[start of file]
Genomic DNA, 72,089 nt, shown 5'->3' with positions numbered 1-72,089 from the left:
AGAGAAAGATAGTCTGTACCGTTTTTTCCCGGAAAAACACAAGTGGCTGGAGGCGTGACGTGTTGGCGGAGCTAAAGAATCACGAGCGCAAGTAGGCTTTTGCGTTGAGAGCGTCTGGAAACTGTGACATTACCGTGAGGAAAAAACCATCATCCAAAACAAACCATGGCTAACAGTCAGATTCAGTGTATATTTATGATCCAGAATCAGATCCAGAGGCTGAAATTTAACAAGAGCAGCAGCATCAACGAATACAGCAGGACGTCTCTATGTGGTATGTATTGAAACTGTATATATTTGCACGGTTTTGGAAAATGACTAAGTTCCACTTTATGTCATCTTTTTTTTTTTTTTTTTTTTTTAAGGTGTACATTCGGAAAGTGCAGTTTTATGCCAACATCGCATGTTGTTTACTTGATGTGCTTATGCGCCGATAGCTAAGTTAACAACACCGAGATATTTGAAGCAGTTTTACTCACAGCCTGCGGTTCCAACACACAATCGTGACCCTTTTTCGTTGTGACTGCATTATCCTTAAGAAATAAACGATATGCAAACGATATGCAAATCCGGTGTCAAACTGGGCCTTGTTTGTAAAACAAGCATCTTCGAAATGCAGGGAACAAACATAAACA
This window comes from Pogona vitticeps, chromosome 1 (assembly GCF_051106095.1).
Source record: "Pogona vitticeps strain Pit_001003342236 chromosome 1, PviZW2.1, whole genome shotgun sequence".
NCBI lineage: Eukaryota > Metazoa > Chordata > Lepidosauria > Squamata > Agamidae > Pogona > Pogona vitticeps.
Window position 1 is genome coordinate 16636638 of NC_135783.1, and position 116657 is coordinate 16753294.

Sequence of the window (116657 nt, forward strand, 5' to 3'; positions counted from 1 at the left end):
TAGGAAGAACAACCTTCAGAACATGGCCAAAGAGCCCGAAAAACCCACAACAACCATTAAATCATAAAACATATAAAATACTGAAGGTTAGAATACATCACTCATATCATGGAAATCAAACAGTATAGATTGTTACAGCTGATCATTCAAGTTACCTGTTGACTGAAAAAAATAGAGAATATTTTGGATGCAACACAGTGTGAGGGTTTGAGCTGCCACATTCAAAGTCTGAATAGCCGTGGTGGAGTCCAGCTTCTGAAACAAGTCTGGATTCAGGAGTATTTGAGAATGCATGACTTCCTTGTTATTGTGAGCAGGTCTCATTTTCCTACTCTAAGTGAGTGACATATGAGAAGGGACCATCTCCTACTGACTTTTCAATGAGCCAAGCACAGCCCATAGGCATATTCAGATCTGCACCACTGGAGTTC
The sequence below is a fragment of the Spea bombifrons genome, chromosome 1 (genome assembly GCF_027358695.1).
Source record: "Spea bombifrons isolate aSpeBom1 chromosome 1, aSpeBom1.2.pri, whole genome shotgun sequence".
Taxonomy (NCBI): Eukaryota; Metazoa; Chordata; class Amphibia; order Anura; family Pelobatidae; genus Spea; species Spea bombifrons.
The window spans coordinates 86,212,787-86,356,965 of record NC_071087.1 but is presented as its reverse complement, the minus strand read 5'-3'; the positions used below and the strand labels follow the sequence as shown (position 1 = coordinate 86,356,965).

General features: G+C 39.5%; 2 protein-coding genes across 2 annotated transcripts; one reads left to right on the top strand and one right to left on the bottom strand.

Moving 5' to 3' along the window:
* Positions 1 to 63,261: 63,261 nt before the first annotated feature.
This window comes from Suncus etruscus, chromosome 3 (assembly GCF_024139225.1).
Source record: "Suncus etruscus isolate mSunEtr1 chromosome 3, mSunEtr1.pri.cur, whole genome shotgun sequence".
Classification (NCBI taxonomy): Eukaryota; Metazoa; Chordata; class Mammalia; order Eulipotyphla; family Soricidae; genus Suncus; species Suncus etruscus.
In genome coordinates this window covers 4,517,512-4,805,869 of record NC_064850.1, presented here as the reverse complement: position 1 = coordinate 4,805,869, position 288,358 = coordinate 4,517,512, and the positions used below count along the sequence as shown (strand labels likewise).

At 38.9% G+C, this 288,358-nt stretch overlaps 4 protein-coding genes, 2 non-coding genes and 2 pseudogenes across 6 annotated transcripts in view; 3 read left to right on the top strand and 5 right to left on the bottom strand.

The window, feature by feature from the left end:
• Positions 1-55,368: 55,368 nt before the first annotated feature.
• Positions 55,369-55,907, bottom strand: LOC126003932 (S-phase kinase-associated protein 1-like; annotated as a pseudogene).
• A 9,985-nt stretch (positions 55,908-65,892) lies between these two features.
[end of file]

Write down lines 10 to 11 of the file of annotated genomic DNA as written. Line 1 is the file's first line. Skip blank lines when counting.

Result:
Source record: "Spea bombifrons isolate aSpeBom1 chromosome 1, aSpeBom1.2.pri, whole genome shotgun sequence".
Taxonomy (NCBI): Eukaryota; Metazoa; Chordata; class Amphibia; order Anura; family Pelobatidae; genus Spea; species Spea bombifrons.